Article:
If the question is to me, the answer is always ‘talk’! I know, I need to tone it down every once in a while just to show that I have that side of my personality too, but it is very tough to resist the temptation to talk! While this *might* be ok in a social setting, taking up ‘talking’ as a profession should warrant a wee bit more thought into the question. Sunday night as I sat there watching the South African cricket team thrash the Indian team in the deciding ODI, it wasn’t the performance of the cricketers that irked me the most but the commentators! Why did all these ex-cricketers become commentators?
From their perspective, they were offered money to travel to all match venues and talk – so why shouldn’t they? Thinking in business terms, it’s the equivalent of a showing my business experience to become a news anchor – my subject matter expertise might be useful but it’s not enough to host a TV show. The same is true for sports commentary because it is much more about engaging the audience in a conversation that just talking about what’s happening on-screen, which by the way I can see already. So why is it this way?
Because there is a monopoly on the content and hence the absence of choice for me, the viewer. In this context, nobody has the time and incentive to improve the commentary. The only choices for the viewer are the mute button, a different sport (which in India almost doesn’t exist) or no sport. If the third option were real, I think broadcasters will work harder on better quality commentary – but we all know that in India it is unlikely that we will walk away from cricket (at least in the near term).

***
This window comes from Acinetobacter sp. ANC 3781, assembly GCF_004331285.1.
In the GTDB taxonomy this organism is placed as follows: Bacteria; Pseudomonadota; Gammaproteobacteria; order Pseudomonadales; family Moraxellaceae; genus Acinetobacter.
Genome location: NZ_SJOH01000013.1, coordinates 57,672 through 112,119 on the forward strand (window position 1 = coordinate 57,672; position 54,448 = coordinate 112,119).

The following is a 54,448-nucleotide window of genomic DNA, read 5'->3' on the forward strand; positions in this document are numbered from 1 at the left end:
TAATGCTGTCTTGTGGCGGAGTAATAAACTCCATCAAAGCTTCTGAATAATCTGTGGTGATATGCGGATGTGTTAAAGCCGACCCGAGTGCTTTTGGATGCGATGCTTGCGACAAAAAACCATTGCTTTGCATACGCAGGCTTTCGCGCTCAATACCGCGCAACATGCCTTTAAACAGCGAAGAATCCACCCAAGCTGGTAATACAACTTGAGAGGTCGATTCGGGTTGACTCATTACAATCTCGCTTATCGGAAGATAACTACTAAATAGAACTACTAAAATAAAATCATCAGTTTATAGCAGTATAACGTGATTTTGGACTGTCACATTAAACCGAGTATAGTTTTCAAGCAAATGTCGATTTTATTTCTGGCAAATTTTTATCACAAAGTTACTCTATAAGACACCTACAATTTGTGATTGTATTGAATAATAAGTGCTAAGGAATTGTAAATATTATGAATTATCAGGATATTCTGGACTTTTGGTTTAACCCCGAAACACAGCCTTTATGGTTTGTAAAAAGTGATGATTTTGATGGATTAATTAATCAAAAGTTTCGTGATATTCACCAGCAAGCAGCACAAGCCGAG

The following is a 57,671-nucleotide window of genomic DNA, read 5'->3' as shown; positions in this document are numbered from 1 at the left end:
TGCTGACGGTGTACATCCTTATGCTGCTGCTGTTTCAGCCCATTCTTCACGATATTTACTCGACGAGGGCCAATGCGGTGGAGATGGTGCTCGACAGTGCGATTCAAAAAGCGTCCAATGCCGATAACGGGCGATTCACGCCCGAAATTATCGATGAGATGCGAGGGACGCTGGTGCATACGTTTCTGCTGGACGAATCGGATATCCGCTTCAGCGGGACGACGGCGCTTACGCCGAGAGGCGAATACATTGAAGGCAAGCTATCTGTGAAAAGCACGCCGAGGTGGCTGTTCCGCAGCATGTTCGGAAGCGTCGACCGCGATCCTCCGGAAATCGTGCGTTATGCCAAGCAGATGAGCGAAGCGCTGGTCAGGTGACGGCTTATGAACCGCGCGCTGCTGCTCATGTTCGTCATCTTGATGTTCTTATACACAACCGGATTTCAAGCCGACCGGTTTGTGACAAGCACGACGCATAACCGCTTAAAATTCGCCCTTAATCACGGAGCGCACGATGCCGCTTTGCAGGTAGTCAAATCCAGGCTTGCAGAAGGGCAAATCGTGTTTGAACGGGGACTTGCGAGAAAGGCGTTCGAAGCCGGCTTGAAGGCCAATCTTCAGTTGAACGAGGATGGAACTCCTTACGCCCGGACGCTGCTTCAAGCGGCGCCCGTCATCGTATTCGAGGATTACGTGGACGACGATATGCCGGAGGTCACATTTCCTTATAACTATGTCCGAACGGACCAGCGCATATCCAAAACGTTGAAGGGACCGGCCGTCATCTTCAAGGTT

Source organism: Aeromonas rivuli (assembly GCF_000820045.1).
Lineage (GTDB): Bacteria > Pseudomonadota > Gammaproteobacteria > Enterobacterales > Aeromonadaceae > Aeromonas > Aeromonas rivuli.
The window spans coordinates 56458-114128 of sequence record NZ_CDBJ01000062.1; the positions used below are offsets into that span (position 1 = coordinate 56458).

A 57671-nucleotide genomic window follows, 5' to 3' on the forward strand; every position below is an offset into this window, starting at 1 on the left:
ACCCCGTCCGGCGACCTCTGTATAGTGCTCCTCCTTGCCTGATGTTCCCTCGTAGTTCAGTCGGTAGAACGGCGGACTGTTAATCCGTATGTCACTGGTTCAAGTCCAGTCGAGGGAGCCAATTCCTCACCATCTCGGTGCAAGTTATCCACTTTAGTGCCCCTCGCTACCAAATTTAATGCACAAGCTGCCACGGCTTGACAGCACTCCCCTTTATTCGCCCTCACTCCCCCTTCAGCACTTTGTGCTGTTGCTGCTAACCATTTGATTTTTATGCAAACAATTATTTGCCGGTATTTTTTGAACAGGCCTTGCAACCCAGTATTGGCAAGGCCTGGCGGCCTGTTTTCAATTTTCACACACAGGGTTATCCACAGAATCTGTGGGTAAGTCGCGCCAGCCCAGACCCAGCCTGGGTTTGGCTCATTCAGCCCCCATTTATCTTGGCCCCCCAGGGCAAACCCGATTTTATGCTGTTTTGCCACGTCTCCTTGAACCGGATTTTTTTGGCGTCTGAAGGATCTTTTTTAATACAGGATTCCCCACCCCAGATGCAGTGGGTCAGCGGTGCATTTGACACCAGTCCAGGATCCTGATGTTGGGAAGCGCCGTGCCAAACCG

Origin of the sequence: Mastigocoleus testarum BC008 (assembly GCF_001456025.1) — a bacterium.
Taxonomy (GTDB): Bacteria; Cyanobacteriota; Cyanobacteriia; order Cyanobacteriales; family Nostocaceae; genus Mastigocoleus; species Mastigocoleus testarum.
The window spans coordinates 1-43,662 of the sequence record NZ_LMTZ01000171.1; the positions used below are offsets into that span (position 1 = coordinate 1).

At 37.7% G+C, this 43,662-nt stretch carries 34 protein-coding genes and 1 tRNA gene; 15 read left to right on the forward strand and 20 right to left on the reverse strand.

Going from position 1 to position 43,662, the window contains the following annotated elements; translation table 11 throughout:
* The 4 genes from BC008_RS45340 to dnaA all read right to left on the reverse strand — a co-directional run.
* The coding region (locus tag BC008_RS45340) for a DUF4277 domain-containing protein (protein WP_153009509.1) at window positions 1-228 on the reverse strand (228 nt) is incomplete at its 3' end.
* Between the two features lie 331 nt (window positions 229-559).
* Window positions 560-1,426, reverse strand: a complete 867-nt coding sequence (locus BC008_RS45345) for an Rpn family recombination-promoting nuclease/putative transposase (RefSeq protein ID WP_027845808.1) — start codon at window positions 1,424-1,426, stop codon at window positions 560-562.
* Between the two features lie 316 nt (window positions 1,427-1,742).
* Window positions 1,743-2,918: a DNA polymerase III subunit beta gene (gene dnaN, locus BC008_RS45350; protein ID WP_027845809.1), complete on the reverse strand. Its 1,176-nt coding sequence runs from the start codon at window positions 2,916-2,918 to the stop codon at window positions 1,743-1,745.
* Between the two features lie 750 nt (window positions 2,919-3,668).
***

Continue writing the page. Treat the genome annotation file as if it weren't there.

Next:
This is yet another area that I believe technology can help. With interactive viewing options becoming more common, it is possible (and I hope will become increasingly common) to let viewers choose whose commentary they want to hear (or indeed none) while a match is in progress. Commentators will then have to earn the right to be heard. And hopefully ex-cricketers will spend more time developing sport in the country instead of being lured by commentary contracts.